I am on a day trip by boat to a small island off Fiji, sailing on the schooner ‘Whale’s Tale’. A member of the crew, Victor, hands out drinks and snacks, and as he does, takes time to find out all everyone’s name – all 60 passengers.
Arriving at the island, we first gather in the community hut. Victor takes the group by surprise as he introduces each of us, one by one, by name.
I capture on video only the last 30 seconds, naming the last 15 people. (He’s already identified 3 rows of people – making a total of 60!)
Aferwards, I ask Victor about his amazing skill. He said:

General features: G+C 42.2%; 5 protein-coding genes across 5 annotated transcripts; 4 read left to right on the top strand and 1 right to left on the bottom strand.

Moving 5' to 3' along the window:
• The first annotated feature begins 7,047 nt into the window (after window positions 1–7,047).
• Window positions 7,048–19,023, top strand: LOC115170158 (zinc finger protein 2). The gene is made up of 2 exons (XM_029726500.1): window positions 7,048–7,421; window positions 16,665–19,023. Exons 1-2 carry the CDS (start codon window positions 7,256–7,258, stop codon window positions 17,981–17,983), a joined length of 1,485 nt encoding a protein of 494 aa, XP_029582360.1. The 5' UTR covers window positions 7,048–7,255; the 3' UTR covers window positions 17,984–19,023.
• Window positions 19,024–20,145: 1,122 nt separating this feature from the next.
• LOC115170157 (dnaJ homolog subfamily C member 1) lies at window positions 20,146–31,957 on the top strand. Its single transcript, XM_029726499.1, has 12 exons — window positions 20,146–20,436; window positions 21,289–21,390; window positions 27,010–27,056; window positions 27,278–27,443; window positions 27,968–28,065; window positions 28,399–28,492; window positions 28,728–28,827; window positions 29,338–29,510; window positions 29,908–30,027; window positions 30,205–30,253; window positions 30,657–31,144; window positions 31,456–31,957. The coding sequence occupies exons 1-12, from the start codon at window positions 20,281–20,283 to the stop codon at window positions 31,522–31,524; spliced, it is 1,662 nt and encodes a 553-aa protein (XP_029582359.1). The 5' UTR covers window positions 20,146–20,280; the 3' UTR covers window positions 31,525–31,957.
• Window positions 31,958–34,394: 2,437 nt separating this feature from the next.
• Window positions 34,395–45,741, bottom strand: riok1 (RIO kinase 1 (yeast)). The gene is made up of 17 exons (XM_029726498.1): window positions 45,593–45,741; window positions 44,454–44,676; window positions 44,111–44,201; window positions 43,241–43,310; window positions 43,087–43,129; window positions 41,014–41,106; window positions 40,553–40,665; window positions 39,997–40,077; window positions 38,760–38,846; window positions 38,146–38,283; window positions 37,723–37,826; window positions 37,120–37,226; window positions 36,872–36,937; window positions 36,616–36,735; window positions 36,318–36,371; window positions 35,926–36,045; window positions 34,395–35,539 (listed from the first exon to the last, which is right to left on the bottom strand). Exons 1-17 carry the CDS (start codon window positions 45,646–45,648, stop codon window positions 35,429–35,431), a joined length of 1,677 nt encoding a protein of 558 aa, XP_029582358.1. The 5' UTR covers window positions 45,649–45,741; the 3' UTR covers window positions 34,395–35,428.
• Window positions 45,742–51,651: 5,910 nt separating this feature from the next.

‘I used to remember only around 6 passenger names.
Then 6 months ago I decided to try to remember everyone’s name,
and introducing everybody when we arrived at the island.
What I do – once we are sailing, I take time to get to know everyone. One by one, I ask them if they want a drink. At the same time I ask their name. When I hand them their drink, I use their name. ‘Here you are, Sandy’ and so on.
It takes me only 30 minutes to learn around 60 people’s names. The most names I’ve remembered at one time is 100.’
Victor is 47 years old.
Sometimes simply deciding to try to remember is the first step way to cultivating a better memory.
1. Victor decided it was possible to learn to a list of names.
2. He had a process to capture the to-be-remembered information.
3. As part of the learning process he verbalised and self-tested.
4. The more he did it, the easier it became, the better he got.